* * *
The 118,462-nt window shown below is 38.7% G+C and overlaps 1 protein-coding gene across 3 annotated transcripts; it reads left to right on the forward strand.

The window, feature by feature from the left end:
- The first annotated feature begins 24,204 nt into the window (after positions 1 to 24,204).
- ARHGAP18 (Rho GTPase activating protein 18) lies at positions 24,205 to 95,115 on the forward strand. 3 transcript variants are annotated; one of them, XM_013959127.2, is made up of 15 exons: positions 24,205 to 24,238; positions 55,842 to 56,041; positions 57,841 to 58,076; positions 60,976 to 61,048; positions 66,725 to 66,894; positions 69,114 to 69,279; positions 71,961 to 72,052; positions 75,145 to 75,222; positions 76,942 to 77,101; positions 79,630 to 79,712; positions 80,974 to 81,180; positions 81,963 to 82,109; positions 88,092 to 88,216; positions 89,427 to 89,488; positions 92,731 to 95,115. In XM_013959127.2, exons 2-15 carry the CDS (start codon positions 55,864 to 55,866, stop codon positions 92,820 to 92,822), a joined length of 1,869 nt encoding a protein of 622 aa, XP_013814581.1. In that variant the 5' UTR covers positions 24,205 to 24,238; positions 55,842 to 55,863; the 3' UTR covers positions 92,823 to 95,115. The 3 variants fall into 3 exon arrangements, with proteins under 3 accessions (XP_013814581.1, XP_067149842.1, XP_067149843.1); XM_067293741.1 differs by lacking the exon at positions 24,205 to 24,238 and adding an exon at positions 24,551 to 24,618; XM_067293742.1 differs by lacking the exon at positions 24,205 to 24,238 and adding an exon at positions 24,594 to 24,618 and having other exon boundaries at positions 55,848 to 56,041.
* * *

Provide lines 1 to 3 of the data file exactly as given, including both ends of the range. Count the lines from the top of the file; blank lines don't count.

The 118,462-nt window shown below is 38.7% G+C and overlaps 1 protein-coding gene across 3 annotated transcripts; it reads left to right on the forward strand.

The window, feature by feature from the left end:
- The first annotated feature begins 24,204 nt into the window (after positions 1 to 24,204).